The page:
Comparison: Petrarchan and Shakespearean Sonnets

1188 WordsJun 20, 20185 Pages
Through the form of sonnet, Shakespeare and Petrarch both address the subject of love, yet there are key contrasts in their style, structure, and in the manner, each approaches their subjects. Moreover, in "Sonnet 130," Shakespeare, in fact, parodies Petrarch's style and thoughts as his storyteller describes his mistress, whose "eyes are in no way as the sun" (Shakespeare 1918). Through his English poem, Shakespeare seems to mock the exaggerated descriptions expanded throughout Petrarch’s work by portraying the speaker’s love in terms that are characteristic of a flawed woman not a goddess. On the other hand, upon a review of "Sonnet 292" from the Canzoniere, through “Introduction to Literature and Arts,” one quickly perceives that…show more content…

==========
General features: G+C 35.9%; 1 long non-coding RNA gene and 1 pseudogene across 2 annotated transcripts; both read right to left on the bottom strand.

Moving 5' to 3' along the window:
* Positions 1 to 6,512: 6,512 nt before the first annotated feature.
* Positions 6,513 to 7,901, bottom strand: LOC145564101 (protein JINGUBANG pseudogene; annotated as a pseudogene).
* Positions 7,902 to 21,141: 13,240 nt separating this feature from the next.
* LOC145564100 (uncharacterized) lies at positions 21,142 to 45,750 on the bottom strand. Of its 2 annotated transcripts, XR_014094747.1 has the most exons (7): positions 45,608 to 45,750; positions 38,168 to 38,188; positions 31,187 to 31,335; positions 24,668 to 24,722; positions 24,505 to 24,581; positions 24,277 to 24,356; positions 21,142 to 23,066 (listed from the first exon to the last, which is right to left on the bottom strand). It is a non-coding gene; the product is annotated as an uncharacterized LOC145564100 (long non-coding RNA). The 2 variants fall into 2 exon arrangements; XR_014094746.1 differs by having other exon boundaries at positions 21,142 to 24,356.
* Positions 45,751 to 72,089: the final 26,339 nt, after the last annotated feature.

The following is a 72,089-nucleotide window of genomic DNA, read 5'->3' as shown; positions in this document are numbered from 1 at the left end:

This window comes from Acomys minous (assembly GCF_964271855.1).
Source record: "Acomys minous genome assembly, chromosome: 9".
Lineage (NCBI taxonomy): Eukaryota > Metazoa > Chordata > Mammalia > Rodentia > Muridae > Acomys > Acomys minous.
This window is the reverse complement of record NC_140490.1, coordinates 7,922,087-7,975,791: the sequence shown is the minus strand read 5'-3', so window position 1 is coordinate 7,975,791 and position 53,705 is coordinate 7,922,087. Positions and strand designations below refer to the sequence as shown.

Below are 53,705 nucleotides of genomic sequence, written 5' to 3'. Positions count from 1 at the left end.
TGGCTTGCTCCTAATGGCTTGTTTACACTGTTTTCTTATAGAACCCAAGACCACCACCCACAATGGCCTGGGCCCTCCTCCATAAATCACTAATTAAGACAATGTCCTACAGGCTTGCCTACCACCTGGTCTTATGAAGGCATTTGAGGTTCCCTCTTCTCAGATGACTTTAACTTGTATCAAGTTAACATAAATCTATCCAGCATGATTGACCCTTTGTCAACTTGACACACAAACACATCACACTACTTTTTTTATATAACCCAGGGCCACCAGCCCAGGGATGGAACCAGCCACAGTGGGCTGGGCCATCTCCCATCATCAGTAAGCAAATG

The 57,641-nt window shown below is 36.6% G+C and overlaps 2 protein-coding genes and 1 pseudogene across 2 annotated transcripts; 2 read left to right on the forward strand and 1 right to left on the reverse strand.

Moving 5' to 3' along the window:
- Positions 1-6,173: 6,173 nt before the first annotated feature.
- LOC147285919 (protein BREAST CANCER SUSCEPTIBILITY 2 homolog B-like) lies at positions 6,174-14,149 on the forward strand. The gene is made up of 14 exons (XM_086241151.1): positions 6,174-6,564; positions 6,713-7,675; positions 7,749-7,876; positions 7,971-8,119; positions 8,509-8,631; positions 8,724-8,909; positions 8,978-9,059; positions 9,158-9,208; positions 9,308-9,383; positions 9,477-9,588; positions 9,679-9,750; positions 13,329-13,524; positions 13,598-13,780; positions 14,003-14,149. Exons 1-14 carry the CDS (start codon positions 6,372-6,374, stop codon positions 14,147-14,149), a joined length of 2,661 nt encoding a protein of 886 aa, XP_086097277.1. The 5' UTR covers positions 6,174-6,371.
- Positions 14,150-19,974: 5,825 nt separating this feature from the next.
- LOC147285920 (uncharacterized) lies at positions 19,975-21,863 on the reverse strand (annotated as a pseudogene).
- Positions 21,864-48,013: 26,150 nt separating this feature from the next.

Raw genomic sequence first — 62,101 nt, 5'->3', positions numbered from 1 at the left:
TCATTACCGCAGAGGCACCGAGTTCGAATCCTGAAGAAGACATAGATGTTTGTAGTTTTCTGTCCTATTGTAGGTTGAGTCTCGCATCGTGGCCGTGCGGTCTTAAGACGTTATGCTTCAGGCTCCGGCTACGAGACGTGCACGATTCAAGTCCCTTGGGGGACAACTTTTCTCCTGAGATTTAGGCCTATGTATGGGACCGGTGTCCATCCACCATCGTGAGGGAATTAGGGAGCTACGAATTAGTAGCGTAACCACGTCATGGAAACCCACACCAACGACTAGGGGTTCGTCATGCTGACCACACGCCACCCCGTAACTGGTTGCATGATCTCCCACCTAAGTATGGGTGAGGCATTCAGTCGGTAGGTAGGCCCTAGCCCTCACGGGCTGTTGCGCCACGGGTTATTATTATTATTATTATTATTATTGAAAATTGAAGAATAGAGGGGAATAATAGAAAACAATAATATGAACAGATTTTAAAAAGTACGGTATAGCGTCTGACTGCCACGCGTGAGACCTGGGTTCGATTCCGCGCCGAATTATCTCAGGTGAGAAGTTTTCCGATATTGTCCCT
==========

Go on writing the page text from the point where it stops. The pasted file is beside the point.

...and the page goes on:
With no discernible connection to different works by the creator, it is evident that this sonnet remains solitary, with no qualifications hinting at its circumstance. In his contention, Shakespeare's narrator symbolically paints a blemished picture of his companion. Shakespeare's dialect in this piece is precise and factual, in opposition with Petrarch's, which romanticizes his subject and places her on a platform. The portrayal of the fancy woman is severe to the degree of slightly offensive. His style is comparative to Petrarch's, and Shakespeare appears to reflect that same custom of proclamation, contrasting his woman's characteristics with the opulence of nature. Their likenesses part, however, in their method of portraying their subjects. Shakespeare's story voice is exceptionally repressed and matter-of-fact. Shakespeare, in every line, reveals that every aspect of his companion fails to meet the excellence discovered in his characteristic correlations. Shakespeare's storyteller deliberately works through the contention utilizing dialect to reflect Petrarch's style while giving a much less romanticized perspective of his subject. Until the viewer achieves the determination of "Sonnet 130," it might not appear that this is an affection poem whatsoever. It is through the narrator’s pronunciation of his adoration for the woman during the determination that we uncover the speaker
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